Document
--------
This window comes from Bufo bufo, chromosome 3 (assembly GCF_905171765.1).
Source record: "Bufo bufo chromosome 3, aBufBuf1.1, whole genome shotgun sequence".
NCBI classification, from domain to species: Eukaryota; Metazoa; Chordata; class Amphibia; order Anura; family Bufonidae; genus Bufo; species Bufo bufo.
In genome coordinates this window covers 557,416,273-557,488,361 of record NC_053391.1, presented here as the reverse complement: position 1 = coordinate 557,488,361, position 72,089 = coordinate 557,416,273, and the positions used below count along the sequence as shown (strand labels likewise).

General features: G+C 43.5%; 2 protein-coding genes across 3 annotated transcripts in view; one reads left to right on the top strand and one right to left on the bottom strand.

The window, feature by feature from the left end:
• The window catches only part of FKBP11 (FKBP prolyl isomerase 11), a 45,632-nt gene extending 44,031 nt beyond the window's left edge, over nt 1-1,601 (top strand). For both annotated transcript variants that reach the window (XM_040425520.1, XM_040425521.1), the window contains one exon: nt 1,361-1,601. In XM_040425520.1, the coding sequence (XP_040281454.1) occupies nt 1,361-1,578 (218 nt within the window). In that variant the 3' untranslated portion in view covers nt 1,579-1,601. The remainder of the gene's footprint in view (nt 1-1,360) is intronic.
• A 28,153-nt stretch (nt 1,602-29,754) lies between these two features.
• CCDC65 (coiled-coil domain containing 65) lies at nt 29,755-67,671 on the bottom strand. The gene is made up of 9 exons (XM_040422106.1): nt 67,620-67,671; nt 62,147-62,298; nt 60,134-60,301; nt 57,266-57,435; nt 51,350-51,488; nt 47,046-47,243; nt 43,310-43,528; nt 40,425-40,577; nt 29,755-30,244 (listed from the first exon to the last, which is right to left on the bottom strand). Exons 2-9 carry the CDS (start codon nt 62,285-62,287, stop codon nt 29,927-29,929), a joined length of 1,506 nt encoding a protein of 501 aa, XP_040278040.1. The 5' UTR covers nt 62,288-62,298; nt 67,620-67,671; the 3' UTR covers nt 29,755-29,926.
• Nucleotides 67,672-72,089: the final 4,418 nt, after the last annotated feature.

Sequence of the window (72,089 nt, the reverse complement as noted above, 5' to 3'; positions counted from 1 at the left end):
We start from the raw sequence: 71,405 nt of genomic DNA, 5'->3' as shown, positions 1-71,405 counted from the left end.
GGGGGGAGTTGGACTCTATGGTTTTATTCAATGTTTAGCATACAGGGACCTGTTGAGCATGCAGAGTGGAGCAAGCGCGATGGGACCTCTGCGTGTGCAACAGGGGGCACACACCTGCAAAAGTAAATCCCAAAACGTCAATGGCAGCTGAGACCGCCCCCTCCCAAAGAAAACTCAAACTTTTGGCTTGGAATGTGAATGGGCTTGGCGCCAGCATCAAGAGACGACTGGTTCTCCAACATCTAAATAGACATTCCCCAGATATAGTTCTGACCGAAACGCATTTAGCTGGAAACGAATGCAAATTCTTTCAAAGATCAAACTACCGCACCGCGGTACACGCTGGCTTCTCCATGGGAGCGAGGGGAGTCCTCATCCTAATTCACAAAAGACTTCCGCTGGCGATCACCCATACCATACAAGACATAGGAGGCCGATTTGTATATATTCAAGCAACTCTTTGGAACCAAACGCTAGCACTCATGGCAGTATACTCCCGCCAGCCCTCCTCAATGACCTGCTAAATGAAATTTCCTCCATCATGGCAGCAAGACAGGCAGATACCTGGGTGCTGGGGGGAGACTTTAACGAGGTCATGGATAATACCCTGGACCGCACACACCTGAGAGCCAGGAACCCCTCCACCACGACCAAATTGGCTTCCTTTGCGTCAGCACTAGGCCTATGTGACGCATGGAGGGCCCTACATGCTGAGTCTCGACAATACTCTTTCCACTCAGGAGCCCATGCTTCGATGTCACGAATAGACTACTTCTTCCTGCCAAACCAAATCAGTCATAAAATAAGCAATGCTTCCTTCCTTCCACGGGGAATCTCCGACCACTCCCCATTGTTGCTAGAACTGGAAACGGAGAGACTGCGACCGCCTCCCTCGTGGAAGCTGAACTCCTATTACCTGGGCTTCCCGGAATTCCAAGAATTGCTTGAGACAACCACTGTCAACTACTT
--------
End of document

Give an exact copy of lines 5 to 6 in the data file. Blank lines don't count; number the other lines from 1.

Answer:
General features: G+C 43.5%; 2 protein-coding genes across 3 annotated transcripts in view; one reads left to right on the top strand and one right to left on the bottom strand.

The window, feature by feature from the left end: